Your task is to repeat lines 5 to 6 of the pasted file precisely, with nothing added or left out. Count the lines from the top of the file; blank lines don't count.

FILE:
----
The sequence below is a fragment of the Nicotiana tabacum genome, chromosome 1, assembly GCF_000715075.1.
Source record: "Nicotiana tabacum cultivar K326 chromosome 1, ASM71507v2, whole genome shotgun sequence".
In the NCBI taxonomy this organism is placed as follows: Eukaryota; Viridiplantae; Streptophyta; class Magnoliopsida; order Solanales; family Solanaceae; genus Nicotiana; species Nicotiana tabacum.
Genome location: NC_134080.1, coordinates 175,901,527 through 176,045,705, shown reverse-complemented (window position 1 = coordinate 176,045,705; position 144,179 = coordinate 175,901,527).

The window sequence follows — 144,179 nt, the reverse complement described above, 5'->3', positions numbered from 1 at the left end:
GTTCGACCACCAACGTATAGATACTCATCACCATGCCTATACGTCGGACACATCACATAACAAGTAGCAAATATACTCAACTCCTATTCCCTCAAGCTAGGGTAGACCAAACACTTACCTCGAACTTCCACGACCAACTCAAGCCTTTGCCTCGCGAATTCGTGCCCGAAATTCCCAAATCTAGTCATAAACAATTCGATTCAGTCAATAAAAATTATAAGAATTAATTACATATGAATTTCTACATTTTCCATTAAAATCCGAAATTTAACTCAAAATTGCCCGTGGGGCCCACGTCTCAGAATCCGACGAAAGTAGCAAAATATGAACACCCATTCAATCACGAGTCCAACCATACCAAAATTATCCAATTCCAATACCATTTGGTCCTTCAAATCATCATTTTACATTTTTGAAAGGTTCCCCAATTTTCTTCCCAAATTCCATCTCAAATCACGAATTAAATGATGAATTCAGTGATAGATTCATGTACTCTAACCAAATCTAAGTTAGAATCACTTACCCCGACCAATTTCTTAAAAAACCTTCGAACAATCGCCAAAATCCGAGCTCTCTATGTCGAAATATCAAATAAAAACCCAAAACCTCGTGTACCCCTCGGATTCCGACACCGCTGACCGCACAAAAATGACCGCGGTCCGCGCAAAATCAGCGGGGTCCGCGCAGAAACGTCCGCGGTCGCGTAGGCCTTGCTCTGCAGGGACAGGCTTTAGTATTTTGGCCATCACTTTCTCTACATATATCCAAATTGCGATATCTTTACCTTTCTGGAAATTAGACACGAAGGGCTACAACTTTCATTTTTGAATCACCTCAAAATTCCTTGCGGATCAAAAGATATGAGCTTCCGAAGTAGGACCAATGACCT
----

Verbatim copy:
The window sequence follows — 144,179 nt, the reverse complement described above, 5'->3', positions numbered from 1 at the left end:
GTTCGACCACCAACGTATAGATACTCATCACCATGCCTATACGTCGGACACATCACATAACAAGTAGCAAATATACTCAACTCCTATTCCCTCAAGCTAGGGTAGACCAAACACTTACCTCGAACTTCCACGACCAACTCAAGCCTTTGCCTCGCGAATTCGTGCCCGAAATTCCCAAATCTAGTCATAAACAATTCGATTCAGTCAATAAAAATTATAAGAATTAATTACATATGAATTTCTACATTTTCCATTAAAATCCGAAATTTAACTCAAAATTGCCCGTGGGGCCCACGTCTCAGAATCCGACGAAAGTAGCAAAATATGAACACCCATTCAATCACGAGTCCAACCATACCAAAATTATCCAATTCCAATACCATTTGGTCCTTCAAATCATCATTTTACATTTTTGAAAGGTTCCCCAATTTTCTTCCCAAATTCCATCTCAAATCACGAATTAAATGATGAATTCAGTGATAGATTCATGTACTCTAACCAAATCTAAGTTAGAATCACTTACCCCGACCAATTTCTTAAAAAACCTTCGAACAATCGCCAAAATCCGAGCTCTCTATGTCGAAATATCAAATAAAAACCCAAAACCTCGTGTACCCCTCGGATTCCGACACCGCTGACCGCACAAAAATGACCGCGGTCCGCGCAAAATCAGCGGGGTCCGCGCAGAAACGTCCGCGGTCGCGTAGGCCTTGCTCTGCAGGGACAGGCTTTAGTATTTTGGCCATCACTTTCTCTACATATATCCAAATTGCGATATCTTTACCTTTCTGGAAATTAGACACGAAGGGCTACAACTTTCATTTTTGAATCACCTCAAAATTCCTTGCGGATCAAAAGATATGAGCTTCCGAAGTAGGACCAATGACCT